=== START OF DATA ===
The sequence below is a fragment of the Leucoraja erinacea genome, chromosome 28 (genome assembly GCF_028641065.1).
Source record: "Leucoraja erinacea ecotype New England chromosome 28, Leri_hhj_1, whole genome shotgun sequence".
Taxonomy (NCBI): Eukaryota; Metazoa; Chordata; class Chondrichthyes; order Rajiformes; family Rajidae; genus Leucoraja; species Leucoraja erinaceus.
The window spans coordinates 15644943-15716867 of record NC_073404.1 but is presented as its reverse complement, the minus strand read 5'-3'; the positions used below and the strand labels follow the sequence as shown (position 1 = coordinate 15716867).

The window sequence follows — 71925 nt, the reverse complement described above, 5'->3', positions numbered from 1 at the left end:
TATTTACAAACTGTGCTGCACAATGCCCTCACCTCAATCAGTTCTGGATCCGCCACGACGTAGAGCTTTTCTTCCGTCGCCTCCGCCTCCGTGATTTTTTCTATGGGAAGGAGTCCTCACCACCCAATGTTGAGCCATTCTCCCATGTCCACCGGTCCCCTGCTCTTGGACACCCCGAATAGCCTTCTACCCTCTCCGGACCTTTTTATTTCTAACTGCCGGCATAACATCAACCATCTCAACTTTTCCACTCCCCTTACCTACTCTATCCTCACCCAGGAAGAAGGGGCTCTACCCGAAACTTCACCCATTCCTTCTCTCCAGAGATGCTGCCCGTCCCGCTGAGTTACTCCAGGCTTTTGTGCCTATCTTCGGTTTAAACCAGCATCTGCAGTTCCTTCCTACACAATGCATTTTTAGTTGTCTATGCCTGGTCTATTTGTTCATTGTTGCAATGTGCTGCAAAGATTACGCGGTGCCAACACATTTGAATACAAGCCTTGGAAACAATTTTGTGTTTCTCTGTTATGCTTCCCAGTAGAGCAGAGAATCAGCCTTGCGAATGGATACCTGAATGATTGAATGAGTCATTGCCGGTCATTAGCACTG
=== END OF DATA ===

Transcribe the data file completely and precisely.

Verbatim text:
The sequence below is a fragment of the Leucoraja erinacea genome, chromosome 28 (genome assembly GCF_028641065.1).
Source record: "Leucoraja erinacea ecotype New England chromosome 28, Leri_hhj_1, whole genome shotgun sequence".
Taxonomy (NCBI): Eukaryota; Metazoa; Chordata; class Chondrichthyes; order Rajiformes; family Rajidae; genus Leucoraja; species Leucoraja erinaceus.
The window spans coordinates 15644943-15716867 of record NC_073404.1 but is presented as its reverse complement, the minus strand read 5'-3'; the positions used below and the strand labels follow the sequence as shown (position 1 = coordinate 15716867).

The window sequence follows — 71925 nt, the reverse complement described above, 5'->3', positions numbered from 1 at the left end:
TATTTACAAACTGTGCTGCACAATGCCCTCACCTCAATCAGTTCTGGATCCGCCACGACGTAGAGCTTTTCTTCCGTCGCCTCCGCCTCCGTGATTTTTTCTATGGGAAGGAGTCCTCACCACCCAATGTTGAGCCATTCTCCCATGTCCACCGGTCCCCTGCTCTTGGACACCCCGAATAGCCTTCTACCCTCTCCGGACCTTTTTATTTCTAACTGCCGGCATAACATCAACCATCTCAACTTTTCCACTCCCCTTACCTACTCTATCCTCACCCAGGAAGAAGGGGCTCTACCCGAAACTTCACCCATTCCTTCTCTCCAGAGATGCTGCCCGTCCCGCTGAGTTACTCCAGGCTTTTGTGCCTATCTTCGGTTTAAACCAGCATCTGCAGTTCCTTCCTACACAATGCATTTTTAGTTGTCTATGCCTGGTCTATTTGTTCATTGTTGCAATGTGCTGCAAAGATTACGCGGTGCCAACACATTTGAATACAAGCCTTGGAAACAATTTTGTGTTTCTCTGTTATGCTTCCCAGTAGAGCAGAGAATCAGCCTTGCGAATGGATACCTGAATGATTGAATGAGTCATTGCCGGTCATTAGCACTG